Especially if you are buying in a condo or townhome with an HOA, ask the association for the minutes of their last four meetings so you can see if there is any forthcoming developments they have been made aware of.

10. What is the resale value of the home?

To answer this question, lean on your real estate agent or do a home appraisal, as estimators like Zillow aren't always the most accurate.

Important First-Time Home Buyer Questions Continued

How long does it take to buy a house from start to finish?

This is hard to answer because the search part of the home-buying process could take weeks, months, or years, depending on what you're looking for. Most typically, the process can take anywhere from 60-90 days (30/45 days for the search, 30-45 days to close the transaction), but it could be longer or shorter depending on individual circumstances and closing timelines.

How much does buying a home cost?

Generally, everyone accepts a few expenditures as part of the home-buying process: the down payment, closing costs, homeowner's insurance, and the like.

But there are also lots of other fees that can be associated with buying a home, particularly if you are buying a foreclosed home, getting an FHA loan, or lumping renovation costs in with a mortgage via a 203k loan (which is also what I used). Here's an example of the fees I paid during my first time home purchase:

  • Earnest Money ($500-$1000)
  • Home Inspection ($300-500)
  • Home appraisal ($4-500),
  • a HUD Consultant fee (If buying a foreclosure and doing a 203k renovation loan, this is typically $4-500 paid at the outset of the renovation),
  • $250 in document preparation fees to an attorney at closing
  • $15 for a home buyer's education class
  • $30 in cashiers check fees and postage.
  • 1% in closing costs

For more on fees related to buying a house, check out this lengthy post I wrote for Opendoor. 

How can I make home buying less expensive?

Look into Down Payment Assistance Programs

This is my favorite home-buying tip, especially for first-time buyers looking to get into their primary residence; it’s how I was able to save so much on my closing and then turn around and use the extra cash towards renovating the house

Finding assistance programs is as easy as googling “[state] down payment assistance” – so why wouldn’t you? And much like college scholarships, there are other avenues of assistance, depending on your situation. Are you a single mother? A veteran? You could qualify for even more funds!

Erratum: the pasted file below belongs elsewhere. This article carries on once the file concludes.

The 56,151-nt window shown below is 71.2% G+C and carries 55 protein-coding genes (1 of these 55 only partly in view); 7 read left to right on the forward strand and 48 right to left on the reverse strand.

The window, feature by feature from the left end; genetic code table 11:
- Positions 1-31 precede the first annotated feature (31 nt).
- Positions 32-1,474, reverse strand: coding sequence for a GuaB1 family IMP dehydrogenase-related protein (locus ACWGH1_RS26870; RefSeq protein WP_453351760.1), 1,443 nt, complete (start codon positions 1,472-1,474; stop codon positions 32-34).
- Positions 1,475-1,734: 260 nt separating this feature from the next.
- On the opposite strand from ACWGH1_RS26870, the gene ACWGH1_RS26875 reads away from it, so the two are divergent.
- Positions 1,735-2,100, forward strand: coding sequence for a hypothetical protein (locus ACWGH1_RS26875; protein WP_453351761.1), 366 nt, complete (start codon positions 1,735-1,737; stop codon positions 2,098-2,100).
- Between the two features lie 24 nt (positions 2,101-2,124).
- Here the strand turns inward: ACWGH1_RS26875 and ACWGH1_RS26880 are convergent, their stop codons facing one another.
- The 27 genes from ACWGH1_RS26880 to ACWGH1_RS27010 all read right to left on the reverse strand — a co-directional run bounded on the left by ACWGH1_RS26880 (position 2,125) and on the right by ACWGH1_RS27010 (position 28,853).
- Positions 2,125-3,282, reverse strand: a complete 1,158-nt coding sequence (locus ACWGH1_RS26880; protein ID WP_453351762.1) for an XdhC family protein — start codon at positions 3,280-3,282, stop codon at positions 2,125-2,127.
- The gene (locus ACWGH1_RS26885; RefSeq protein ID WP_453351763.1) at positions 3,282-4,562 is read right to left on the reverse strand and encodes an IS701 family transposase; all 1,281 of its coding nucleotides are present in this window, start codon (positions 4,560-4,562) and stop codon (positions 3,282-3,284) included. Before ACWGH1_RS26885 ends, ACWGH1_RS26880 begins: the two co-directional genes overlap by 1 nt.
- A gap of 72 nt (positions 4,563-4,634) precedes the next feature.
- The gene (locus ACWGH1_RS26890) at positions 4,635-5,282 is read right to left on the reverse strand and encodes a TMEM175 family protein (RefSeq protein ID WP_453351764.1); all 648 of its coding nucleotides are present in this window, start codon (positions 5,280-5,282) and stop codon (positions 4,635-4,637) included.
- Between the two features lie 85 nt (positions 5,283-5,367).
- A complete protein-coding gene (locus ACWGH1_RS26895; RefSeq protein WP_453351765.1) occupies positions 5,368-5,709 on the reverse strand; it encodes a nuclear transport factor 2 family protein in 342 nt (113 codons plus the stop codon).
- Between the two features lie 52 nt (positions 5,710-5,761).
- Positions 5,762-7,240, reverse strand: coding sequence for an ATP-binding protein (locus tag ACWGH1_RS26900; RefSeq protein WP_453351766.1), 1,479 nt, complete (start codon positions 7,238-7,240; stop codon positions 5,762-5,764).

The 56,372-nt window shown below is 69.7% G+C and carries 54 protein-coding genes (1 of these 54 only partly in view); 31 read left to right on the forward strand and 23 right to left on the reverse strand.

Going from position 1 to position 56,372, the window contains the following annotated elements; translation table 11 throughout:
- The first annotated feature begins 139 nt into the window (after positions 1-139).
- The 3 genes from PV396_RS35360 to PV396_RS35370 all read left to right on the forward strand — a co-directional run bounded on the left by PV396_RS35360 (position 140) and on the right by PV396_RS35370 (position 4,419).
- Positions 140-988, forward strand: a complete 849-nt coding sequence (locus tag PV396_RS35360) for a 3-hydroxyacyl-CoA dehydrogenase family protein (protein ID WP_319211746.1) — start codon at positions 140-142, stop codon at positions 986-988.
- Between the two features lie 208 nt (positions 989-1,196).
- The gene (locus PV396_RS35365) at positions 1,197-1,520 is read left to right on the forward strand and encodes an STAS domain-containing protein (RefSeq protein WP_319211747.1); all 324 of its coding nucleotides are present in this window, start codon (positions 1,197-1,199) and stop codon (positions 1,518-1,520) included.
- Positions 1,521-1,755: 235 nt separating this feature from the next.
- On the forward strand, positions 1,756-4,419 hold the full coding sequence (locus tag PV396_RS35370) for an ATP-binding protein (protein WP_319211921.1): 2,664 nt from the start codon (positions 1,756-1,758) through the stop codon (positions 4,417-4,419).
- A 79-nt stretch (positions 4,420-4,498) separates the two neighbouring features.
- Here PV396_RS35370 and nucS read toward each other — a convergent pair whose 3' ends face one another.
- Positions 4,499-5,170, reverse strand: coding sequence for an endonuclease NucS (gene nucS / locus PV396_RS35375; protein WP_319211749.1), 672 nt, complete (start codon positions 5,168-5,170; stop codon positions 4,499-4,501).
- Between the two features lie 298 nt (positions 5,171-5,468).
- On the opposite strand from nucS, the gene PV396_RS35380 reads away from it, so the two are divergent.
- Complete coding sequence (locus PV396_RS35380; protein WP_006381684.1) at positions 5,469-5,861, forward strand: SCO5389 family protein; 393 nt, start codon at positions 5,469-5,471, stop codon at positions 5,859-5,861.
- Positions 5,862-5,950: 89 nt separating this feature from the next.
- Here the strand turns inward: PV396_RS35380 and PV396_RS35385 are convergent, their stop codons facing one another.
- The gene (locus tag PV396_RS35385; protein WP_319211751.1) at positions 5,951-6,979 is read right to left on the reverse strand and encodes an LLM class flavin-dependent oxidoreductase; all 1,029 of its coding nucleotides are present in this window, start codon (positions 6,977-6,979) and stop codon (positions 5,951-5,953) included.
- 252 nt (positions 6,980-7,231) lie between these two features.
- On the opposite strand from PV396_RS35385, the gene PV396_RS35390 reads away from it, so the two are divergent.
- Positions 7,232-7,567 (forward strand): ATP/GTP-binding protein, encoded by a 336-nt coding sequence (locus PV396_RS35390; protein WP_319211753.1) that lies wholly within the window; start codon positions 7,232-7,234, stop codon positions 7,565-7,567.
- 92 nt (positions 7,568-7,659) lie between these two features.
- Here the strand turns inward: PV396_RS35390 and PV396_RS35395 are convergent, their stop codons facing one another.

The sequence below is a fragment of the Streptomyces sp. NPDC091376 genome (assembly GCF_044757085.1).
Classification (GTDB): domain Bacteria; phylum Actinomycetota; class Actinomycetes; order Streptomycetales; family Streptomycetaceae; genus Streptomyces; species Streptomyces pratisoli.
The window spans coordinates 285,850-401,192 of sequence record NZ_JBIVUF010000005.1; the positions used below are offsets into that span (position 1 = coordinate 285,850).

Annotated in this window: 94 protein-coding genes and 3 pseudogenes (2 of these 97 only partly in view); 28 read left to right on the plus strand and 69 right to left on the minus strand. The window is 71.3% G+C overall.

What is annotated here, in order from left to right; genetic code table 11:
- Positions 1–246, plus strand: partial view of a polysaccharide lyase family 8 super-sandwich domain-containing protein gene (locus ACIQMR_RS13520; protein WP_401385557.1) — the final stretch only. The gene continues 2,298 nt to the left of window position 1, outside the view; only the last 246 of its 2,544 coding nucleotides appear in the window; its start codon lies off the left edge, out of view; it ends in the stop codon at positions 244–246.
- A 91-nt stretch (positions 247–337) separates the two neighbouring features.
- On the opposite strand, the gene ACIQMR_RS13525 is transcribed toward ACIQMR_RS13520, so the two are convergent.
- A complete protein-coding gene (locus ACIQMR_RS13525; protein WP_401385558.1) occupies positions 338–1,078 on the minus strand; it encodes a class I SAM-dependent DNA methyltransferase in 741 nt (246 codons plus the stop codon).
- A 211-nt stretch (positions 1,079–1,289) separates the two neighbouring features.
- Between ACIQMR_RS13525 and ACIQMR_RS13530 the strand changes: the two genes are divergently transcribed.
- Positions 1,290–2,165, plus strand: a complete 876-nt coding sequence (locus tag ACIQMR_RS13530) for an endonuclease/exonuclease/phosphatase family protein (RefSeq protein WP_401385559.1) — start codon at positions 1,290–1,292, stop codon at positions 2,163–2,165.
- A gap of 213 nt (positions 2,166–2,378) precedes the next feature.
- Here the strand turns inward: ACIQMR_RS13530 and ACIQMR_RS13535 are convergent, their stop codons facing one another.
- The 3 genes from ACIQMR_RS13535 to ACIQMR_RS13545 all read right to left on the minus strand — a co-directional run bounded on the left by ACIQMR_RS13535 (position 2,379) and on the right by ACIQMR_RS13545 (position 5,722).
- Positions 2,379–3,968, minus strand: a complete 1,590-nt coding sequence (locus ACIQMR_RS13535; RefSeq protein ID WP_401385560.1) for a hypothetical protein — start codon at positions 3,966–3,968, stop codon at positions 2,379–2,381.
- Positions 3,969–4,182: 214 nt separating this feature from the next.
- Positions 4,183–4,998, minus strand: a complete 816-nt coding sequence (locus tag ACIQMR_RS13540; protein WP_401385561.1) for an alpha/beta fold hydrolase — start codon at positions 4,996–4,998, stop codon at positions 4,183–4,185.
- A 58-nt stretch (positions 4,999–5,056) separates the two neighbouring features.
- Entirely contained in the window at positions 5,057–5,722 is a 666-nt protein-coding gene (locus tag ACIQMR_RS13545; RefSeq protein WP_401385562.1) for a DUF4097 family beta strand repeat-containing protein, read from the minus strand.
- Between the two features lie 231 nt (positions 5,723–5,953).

Take the Time to Go to Credit Rehab

Knowing your credit score is so important to potential homebuyers. This little number will be what mortgage brokers look at when determining how much you can borrow – and what interest rate you’ll pay. 

If you’re looking to buy a home but don’t have great credit, consider taking time to pay down your debts before you make a huge investment like a home. Having good credit can open up your options as far as mortgage rates and even help you afford a down payment. 

Put the full 20% down

Once you agree to borrow more than 80% of the home’s value, you’ll typically have to pay for private mortgage insurance (or PMI). PMI is an extra monthly charge that is a protection for the lender in the event you default on your loan.

To avoid tacking on an extra PMI payment to your loan, try to save up at least 20% of the home's purchase price. Even though it’s difficult to save up the full 20% as a first-time buyer, it will save you SO MUCH money over the long term.

The TL:DR

Asking the right questions as a first-time home buyer is crucial in making informed decisions and ensuring a smooth home-buying process, especially when it is your first time. By considering factors such as affordability, location, and maintenance, you can set yourself up for success in purchasing your first home. Remember to seek guidance from real estate professionals (including, yours truly) and do thorough research to make the best choices for your future. Happy house hunting!